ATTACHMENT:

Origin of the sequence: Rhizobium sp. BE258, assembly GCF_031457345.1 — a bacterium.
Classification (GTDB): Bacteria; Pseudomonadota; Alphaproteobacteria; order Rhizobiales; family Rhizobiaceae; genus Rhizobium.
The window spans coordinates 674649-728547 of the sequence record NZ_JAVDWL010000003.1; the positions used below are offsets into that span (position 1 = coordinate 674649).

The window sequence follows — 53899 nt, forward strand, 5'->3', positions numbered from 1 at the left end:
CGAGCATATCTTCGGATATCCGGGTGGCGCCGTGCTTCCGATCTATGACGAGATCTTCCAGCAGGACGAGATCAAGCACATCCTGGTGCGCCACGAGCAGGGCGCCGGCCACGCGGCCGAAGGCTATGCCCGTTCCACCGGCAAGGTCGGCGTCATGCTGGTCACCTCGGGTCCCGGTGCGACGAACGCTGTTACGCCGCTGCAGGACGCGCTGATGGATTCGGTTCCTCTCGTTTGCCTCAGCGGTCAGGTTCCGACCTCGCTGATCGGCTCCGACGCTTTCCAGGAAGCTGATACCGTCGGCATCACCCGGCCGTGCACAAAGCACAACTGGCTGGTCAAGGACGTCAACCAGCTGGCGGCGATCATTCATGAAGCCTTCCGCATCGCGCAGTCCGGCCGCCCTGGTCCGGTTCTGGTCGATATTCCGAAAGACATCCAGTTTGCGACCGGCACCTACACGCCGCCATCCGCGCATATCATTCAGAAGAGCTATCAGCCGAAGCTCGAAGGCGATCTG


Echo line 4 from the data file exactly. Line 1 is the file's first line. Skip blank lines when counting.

The window sequence follows — 53899 nt, forward strand, 5'->3', positions numbered from 1 at the left end: